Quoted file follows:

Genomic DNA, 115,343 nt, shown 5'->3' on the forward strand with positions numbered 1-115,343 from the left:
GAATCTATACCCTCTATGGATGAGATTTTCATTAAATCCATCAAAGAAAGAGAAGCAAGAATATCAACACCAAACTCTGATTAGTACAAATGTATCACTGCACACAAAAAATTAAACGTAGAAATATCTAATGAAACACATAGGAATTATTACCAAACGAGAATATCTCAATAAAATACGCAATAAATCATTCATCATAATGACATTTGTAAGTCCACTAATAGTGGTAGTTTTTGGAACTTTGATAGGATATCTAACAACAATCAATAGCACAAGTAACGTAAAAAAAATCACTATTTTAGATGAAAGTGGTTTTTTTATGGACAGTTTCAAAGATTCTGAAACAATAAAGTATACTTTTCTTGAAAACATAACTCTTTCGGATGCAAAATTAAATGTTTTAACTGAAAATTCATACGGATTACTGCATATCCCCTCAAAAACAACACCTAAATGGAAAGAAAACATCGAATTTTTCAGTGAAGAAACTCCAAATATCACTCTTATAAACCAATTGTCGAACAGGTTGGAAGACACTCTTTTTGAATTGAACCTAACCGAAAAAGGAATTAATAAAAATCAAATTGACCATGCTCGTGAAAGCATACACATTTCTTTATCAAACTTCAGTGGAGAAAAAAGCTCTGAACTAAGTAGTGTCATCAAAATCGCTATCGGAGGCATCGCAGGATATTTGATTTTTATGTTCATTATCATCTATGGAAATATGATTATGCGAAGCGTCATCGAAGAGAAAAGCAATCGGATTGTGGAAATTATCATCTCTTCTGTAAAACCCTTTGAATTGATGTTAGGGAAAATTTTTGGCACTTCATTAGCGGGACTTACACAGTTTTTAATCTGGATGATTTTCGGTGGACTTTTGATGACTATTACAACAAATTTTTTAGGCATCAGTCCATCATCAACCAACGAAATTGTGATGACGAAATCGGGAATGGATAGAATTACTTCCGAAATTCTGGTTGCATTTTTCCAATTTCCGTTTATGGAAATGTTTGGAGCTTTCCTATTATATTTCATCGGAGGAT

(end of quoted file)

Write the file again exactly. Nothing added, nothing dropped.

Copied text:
Genomic DNA, 115,343 nt, shown 5'->3' on the forward strand with positions numbered 1-115,343 from the left:
GAATCTATACCCTCTATGGATGAGATTTTCATTAAATCCATCAAAGAAAGAGAAGCAAGAATATCAACACCAAACTCTGATTAGTACAAATGTATCACTGCACACAAAAAATTAAACGTAGAAATATCTAATGAAACACATAGGAATTATTACCAAACGAGAATATCTCAATAAAATACGCAATAAATCATTCATCATAATGACATTTGTAAGTCCACTAATAGTGGTAGTTTTTGGAACTTTGATAGGATATCTAACAACAATCAATAGCACAAGTAACGTAAAAAAAATCACTATTTTAGATGAAAGTGGTTTTTTTATGGACAGTTTCAAAGATTCTGAAACAATAAAGTATACTTTTCTTGAAAACATAACTCTTTCGGATGCAAAATTAAATGTTTTAACTGAAAATTCATACGGATTACTGCATATCCCCTCAAAAACAACACCTAAATGGAAAGAAAACATCGAATTTTTCAGTGAAGAAACTCCAAATATCACTCTTATAAACCAATTGTCGAACAGGTTGGAAGACACTCTTTTTGAATTGAACCTAACCGAAAAAGGAATTAATAAAAATCAAATTGACCATGCTCGTGAAAGCATACACATTTCTTTATCAAACTTCAGTGGAGAAAAAAGCTCTGAACTAAGTAGTGTCATCAAAATCGCTATCGGAGGCATCGCAGGATATTTGATTTTTATGTTCATTATCATCTATGGAAATATGATTATGCGAAGCGTCATCGAAGAGAAAAGCAATCGGATTGTGGAAATTATCATCTCTTCTGTAAAACCCTTTGAATTGATGTTAGGGAAAATTTTTGGCACTTCATTAGCGGGACTTACACAGTTTTTAATCTGGATGATTTTCGGTGGACTTTTGATGACTATTACAACAAATTTTTTAGGCATCAGTCCATCATCAACCAACGAAATTGTGATGACGAAATCGGGAATGGATAGAATTACTTCCGAAATTCTGGTTGCATTTTTCCAATTTCCGTTTATGGAAATGTTTGGAGCTTTCCTATTATATTTCATCGGAGGAT